European consortium project to explore self-healing composites for aerospace

Material testing firm Element Hitchin will be a partner in HIPOCRATES, a three-year European project that will use nanotechnology in developing self-healing aerospace materials.

Element Hitchin, U.K. (Hitchin, Hertfordshire, U.K.) has been chosen as a materials testing partner in HIPOCRATES, a three year Seventh Framework Programme (FP7) research project worth over €3.7 million that is designed to develop state-of-the-art self-repairing composite materials for the aerospace industry. Preliminary work has already started on the venture, which brings together some of Europe’s foremost companies and institutions in a consortium of materials testers, aerospace manufacturers and universities from France, Spain, the Netherlands and Greece.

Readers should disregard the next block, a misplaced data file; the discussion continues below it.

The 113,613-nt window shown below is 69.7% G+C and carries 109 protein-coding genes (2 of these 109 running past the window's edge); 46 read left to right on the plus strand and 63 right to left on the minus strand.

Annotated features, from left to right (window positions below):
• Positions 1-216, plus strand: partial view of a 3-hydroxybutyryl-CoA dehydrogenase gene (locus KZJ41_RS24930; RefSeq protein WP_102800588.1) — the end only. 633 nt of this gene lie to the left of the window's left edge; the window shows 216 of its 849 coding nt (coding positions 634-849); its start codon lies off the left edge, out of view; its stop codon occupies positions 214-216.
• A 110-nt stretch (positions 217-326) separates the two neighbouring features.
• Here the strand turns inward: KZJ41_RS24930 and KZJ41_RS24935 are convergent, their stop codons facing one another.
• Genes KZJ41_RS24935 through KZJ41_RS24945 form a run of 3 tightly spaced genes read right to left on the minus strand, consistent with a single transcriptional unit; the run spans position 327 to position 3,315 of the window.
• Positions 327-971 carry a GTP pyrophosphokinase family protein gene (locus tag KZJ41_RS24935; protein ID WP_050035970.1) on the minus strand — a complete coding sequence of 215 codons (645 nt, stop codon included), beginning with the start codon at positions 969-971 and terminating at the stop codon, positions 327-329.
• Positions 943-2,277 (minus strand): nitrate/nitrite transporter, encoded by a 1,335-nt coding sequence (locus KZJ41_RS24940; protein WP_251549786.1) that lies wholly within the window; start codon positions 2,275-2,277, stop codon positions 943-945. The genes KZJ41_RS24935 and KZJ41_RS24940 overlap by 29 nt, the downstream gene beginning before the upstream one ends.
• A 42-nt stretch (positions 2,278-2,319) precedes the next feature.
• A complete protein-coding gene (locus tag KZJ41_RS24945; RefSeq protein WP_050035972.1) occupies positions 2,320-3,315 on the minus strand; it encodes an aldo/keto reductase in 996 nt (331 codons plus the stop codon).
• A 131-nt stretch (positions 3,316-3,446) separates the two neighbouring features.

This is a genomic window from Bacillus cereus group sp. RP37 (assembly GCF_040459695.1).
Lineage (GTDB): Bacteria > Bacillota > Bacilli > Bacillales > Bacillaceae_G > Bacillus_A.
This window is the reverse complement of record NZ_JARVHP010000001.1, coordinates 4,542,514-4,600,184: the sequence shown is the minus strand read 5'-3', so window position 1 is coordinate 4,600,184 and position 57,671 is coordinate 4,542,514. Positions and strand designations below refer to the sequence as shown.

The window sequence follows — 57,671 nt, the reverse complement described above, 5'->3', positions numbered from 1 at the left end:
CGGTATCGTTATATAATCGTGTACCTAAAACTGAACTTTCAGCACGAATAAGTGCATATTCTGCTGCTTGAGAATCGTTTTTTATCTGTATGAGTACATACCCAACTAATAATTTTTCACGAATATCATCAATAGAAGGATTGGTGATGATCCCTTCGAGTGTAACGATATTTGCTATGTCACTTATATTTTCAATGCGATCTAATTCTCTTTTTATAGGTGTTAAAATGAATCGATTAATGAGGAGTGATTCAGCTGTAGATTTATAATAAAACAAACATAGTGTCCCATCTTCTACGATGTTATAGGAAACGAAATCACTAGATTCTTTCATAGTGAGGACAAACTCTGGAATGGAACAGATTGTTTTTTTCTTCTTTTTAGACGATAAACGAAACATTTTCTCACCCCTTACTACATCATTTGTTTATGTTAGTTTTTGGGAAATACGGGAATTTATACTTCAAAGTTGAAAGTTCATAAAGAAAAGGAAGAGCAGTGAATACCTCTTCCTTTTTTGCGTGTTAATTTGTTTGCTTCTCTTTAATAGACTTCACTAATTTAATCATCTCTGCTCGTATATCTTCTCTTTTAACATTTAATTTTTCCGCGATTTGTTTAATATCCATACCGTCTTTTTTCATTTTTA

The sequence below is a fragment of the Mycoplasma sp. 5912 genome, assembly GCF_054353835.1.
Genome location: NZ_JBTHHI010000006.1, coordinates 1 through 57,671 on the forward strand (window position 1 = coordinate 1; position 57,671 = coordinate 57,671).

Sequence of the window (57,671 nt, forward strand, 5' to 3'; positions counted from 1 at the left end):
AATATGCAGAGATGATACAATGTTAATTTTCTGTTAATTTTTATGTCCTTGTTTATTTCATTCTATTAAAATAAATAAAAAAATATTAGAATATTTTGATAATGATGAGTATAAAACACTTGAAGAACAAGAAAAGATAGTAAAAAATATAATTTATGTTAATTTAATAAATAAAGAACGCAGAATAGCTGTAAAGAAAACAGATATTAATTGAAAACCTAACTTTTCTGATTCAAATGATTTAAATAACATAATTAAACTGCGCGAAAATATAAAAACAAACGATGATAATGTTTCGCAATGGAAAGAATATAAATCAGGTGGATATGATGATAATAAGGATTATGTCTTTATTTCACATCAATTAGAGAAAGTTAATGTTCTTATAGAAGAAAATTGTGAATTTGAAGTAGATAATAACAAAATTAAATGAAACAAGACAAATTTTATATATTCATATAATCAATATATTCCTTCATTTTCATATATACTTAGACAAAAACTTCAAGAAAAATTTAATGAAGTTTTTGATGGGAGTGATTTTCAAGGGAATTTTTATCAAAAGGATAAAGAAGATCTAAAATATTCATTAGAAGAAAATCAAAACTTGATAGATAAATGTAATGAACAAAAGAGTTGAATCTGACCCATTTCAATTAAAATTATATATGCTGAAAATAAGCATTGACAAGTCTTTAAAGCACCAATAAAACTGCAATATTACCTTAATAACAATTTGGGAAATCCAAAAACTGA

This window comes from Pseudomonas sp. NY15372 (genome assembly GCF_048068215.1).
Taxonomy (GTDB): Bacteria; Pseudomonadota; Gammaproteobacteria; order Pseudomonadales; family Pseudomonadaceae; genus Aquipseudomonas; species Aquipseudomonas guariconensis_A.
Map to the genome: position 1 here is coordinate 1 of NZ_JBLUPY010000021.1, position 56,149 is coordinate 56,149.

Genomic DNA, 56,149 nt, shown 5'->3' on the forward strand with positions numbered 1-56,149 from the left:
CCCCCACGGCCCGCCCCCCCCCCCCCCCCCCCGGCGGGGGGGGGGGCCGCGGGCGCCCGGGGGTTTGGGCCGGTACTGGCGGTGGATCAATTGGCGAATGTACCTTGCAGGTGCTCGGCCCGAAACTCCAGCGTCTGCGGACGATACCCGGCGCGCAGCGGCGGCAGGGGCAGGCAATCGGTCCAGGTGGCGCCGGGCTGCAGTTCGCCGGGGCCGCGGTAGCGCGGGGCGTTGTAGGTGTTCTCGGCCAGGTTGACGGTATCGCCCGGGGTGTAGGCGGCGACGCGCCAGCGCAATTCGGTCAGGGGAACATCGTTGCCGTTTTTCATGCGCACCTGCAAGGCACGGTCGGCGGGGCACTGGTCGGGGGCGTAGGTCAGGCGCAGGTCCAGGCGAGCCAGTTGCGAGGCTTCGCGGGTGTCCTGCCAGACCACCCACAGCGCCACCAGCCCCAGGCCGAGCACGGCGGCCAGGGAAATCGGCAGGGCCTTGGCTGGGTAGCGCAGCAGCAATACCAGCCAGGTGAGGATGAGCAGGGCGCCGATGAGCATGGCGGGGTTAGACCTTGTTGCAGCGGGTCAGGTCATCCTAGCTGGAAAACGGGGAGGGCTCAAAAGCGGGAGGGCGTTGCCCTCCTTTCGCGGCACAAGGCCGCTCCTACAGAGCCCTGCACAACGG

The research has the potential to transform the aerospace industry, as it seeks to adapt resins, already widely used by aeronautical manufacturers and operators, with nano-technology to turn secondary structural composites into self-healing materials. Aircraft incorporating this technology would be more durable and have a longer service life, leading to significantly lower operational costs.

Element’s role within the 11-strong consortium will be to design and develop impact, fracture and fatigue mechanical tests to assess the efficiency of the self-healing process.

Rick Sluiters, Element’s vice president of Europe operations, says “As one of Europe’s market-leading materials testing laboratories, to be integral to a project this ambitious furthers Element Hitchin’s  reputation as cutting-edge experts in composites. This research will also benefit all Element aerospace testing teams, as the knowledge gained and new test methodologies innovated will be shared across our global network of 1,400 engaged experts and 40 laboratories."

To be concluded by November 2016, the pan-European endeavor is being part-funded by the European Commission’s Seventh Framework Programme, which is contributing €2,774,148 to the project.